As the Library of American Comics and IDW Publishing continue to collect The Complete Dick Tracy by Chester Gould, Volume 21 presents the dailies and Sunday strips from August 27, 1962 through to April 12, 1964. The book has an introductory essay by Consulting Editor Max Allan Collins’ about the strips collected including the public reaction to Moon Maid and other lunar characters that appeared later, which “remains the most controversial element in the history of the Tracy strip.” It concludes with Contributing Editor Jeff Kersten’s “Pulling the Whiskers Off,” who regales readers with what was happening at the time in the the country and with Gould.
As many of the time were, Chester Gould’s imagination must have been influenced by the Space Race considering the adventures Dick Tracy gets involved with during this volume. Space travel comes to the strip by way of inventor Diet Smith, who builds his Space Coupe, a rocket ship that makes “use of the magnetism found in the planets” to travel around the globe and to.the moon.
The first storyline finds members of the 52 Gang, “controllers of the world crime syndicate,” making use of the Space Coupe. After hijacking a pilot and working from their base in the Dakota Black Hills, the gang uses the vehicle to do away with their enemies, such as a gambling czar and a Bolivian newspaper editor. But they aren’t a disciplined crew. When the Six of Diamonds (all members wear hoods that cover their face so their identities aren’t even known amongst one another) shoots at a passing airplane, he suffers a severe penalty, the drawing of which will amuse those with a dark sense of humor. With their location revealed, Tracy is able to infiltrate, but posing as the 10 of Spades proves complicated as 10 is a member of the upper tier Royal Flush and is involved with the Queen of Spades. It gets wild as the authorities drop napalm on the gang in an attempt to subdue them.
The book concludes with some more sci-fi with the introduction the Moon Maid, an alien that characters frequently and inexplicably refer to as a human although her appearance and powers clearly demonstrate she is not. There is no crime and little mystery for Tracy and the team to solve, but there is a budding romance between Junior and Moon Maid. That is unlike an earlier story where Junior dating a woman, Thistle Dew, is a ruse her Uncle Punky devises to find out who identified her father Spike, which led to him getting the electric chair. Punky proves to be a real nut as he thinks a cigarette-smoking raven in the zoo is sending him messages.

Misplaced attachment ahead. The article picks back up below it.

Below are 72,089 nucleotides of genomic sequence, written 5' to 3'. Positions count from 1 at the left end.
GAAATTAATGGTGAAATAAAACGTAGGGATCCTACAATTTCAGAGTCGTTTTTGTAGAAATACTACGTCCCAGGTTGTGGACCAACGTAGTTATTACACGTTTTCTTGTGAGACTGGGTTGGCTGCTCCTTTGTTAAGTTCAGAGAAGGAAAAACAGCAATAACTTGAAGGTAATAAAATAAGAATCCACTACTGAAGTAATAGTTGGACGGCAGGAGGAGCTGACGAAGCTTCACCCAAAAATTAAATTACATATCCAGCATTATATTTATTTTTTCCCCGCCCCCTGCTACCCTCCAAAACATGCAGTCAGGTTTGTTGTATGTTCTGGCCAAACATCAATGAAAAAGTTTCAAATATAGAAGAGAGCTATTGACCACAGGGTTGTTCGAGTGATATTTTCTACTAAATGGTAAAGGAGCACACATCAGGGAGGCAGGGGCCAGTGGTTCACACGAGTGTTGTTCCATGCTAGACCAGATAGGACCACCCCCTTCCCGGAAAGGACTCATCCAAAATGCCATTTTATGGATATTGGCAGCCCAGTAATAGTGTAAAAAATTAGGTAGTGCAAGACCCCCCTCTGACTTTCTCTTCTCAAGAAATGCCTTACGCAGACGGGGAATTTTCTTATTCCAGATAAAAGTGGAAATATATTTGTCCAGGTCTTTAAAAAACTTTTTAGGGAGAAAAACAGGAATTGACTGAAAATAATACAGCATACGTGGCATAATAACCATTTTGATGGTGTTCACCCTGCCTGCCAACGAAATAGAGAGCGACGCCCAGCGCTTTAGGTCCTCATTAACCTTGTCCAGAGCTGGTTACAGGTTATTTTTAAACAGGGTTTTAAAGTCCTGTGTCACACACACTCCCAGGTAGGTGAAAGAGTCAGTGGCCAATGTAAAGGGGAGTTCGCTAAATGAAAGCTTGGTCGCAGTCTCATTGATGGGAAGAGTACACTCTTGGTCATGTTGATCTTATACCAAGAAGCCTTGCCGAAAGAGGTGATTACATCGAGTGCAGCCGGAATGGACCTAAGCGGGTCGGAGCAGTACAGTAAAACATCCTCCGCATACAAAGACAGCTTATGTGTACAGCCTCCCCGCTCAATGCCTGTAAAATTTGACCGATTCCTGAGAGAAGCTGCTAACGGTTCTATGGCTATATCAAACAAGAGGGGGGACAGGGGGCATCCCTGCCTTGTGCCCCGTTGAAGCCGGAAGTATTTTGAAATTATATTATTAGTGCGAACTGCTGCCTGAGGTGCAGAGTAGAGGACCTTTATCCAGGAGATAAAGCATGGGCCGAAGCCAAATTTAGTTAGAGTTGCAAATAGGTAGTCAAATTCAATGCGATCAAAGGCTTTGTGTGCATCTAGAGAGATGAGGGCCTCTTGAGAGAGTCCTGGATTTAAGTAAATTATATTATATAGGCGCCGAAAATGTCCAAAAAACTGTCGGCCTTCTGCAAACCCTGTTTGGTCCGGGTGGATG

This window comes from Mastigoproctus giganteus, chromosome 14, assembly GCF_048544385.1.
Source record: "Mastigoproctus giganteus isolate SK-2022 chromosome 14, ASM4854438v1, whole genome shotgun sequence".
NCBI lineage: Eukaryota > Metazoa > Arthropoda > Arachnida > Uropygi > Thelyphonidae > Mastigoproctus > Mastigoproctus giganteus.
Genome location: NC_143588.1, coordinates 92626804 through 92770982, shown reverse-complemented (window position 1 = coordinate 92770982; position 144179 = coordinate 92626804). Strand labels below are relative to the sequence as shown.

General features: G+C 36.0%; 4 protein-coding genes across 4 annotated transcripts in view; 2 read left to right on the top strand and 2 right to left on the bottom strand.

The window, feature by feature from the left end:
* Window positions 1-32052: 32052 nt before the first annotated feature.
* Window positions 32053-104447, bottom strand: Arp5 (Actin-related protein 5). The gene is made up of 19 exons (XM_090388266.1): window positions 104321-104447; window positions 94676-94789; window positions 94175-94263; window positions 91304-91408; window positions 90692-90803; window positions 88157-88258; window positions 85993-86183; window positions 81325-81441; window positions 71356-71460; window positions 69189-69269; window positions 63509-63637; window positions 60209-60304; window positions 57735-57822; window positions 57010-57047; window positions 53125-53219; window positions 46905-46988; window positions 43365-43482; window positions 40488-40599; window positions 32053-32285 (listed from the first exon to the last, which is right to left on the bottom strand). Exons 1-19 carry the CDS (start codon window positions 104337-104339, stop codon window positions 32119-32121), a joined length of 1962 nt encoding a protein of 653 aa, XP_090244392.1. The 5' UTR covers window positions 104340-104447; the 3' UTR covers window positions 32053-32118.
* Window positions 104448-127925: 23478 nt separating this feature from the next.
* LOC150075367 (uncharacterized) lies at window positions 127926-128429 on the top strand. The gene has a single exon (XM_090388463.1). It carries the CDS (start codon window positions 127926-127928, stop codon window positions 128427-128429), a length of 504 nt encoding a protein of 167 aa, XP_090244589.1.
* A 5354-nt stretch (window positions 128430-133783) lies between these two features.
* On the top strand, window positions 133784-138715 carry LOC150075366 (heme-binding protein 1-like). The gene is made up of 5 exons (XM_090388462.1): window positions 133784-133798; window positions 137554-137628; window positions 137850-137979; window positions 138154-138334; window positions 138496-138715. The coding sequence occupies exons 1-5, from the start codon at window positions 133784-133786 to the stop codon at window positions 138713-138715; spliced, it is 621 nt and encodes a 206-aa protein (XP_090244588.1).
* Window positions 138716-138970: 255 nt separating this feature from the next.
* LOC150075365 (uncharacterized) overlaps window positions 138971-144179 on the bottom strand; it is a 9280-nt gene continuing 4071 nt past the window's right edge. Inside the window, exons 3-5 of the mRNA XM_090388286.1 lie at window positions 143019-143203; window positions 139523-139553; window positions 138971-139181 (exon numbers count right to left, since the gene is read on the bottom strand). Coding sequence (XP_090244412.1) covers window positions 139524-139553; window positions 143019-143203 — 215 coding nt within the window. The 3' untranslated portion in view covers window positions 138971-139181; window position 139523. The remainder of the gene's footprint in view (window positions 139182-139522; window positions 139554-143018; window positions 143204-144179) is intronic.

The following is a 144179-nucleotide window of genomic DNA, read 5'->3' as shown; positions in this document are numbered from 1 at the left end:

Also on the docket, Dick Tracy gets one case involving art forgery, drug smuggling, and a chimpanzee named Li’l Dropout, and another that starts with a bomb scare that leads to illegal heart-transplant experiments four years before Dr. Christiaan Barnard’s notable achievement.
In Volume 21, Gould’s stories tended to be sillier more often than previous volumes I have reviewed. Having read ten years’ worth of strips, the extra humor made for an acceptable change of pace, but I hope for a return to serious, grittier stories in future volumes.
Gould’s art continues to look great in his use of line and shading as well as his character design. However, I would quibble with what Li’l Dropout is. When Gould previously drew chimpanzees, as associates of The Brush, there was no doubt as they looked like chimpanzees. Li’l Dropout is hairy but that’s where the resemblance ends, as he looks more like a Bigfoot creature rather than a chimp.
I wouldn’t recommend Volume 21 as a starting point for those new to Gould’s Dick Tracy, but it is an enjoyable continuation of the series.